Truth is not the only school in Chicago to suffer from frequent principal turnover. Thirty-three schools have had their leadership change five or more times since 1995, according to a Catalyst analysis of School Board data.

If the data on Truth are any indicator, the total may be higher. That data did not include three administrators who stayed for less than a year.

Barbara Radner, a DePaul University professor who works with schools, says the board is at fault in some cases because it replaced ineffective administrators with inexperienced ones. Often it has no choice, she adds, since a school on probation is unlikely to attract a skilled, seasoned principal.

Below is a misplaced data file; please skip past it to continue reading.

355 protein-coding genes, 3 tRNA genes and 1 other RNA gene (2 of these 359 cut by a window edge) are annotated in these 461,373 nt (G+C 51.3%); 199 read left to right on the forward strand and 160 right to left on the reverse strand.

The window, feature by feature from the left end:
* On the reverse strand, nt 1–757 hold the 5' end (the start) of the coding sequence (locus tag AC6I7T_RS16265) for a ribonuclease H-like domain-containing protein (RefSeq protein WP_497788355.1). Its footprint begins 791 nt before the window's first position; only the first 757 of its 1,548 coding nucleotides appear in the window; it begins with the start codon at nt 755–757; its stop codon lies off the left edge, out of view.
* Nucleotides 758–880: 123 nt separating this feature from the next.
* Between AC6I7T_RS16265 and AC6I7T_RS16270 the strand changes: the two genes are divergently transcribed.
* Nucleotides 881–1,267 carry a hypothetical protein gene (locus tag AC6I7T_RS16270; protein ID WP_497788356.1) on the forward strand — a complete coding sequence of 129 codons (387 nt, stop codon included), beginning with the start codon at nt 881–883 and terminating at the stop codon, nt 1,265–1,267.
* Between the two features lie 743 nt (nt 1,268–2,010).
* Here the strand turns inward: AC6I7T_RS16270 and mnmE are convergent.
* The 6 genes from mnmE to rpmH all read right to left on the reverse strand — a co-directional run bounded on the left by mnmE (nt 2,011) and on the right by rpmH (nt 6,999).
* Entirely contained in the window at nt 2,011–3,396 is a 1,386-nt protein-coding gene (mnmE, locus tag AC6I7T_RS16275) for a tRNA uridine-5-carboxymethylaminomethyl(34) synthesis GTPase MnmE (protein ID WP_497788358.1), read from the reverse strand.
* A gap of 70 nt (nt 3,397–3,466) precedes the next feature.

Radner has a solution: Install a team to get the school in basic working order. The team might include a retired principal who could revamp the instructional program, for example, while the new principal focuses on establishing order.

The board tried a similar strategy at two schools she worked with, Corliss and Harlan high schools, and test scores climbed.

“You cannot underestimate how difficult this job is,” she insists. “You can’t do it by yourself.”

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